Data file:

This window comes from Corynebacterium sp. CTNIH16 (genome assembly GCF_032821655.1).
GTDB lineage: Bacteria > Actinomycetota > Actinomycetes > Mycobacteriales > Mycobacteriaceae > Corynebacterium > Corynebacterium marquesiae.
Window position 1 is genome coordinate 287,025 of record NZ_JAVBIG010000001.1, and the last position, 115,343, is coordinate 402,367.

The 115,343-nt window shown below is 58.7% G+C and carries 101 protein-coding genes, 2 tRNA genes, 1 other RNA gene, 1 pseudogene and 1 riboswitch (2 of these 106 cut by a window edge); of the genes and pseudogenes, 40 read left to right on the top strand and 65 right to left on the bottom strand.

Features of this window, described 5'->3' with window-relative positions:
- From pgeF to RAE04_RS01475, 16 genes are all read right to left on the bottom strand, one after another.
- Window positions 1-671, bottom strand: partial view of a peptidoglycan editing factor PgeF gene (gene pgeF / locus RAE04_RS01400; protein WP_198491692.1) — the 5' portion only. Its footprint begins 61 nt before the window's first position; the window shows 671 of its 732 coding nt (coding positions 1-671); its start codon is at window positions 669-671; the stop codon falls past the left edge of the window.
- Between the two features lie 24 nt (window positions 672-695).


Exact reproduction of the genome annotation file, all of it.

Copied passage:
This window comes from Corynebacterium sp. CTNIH16 (genome assembly GCF_032821655.1).
GTDB lineage: Bacteria > Actinomycetota > Actinomycetes > Mycobacteriales > Mycobacteriaceae > Corynebacterium > Corynebacterium marquesiae.
Window position 1 is genome coordinate 287,025 of record NZ_JAVBIG010000001.1, and the last position, 115,343, is coordinate 402,367.

The 115,343-nt window shown below is 58.7% G+C and carries 101 protein-coding genes, 2 tRNA genes, 1 other RNA gene, 1 pseudogene and 1 riboswitch (2 of these 106 cut by a window edge); of the genes and pseudogenes, 40 read left to right on the top strand and 65 right to left on the bottom strand.

Features of this window, described 5'->3' with window-relative positions:
- From pgeF to RAE04_RS01475, 16 genes are all read right to left on the bottom strand, one after another.
- Window positions 1-671, bottom strand: partial view of a peptidoglycan editing factor PgeF gene (gene pgeF / locus RAE04_RS01400; protein WP_198491692.1) — the 5' portion only. Its footprint begins 61 nt before the window's first position; the window shows 671 of its 732 coding nt (coding positions 1-671); its start codon is at window positions 669-671; the stop codon falls past the left edge of the window.
- Between the two features lie 24 nt (window positions 672-695).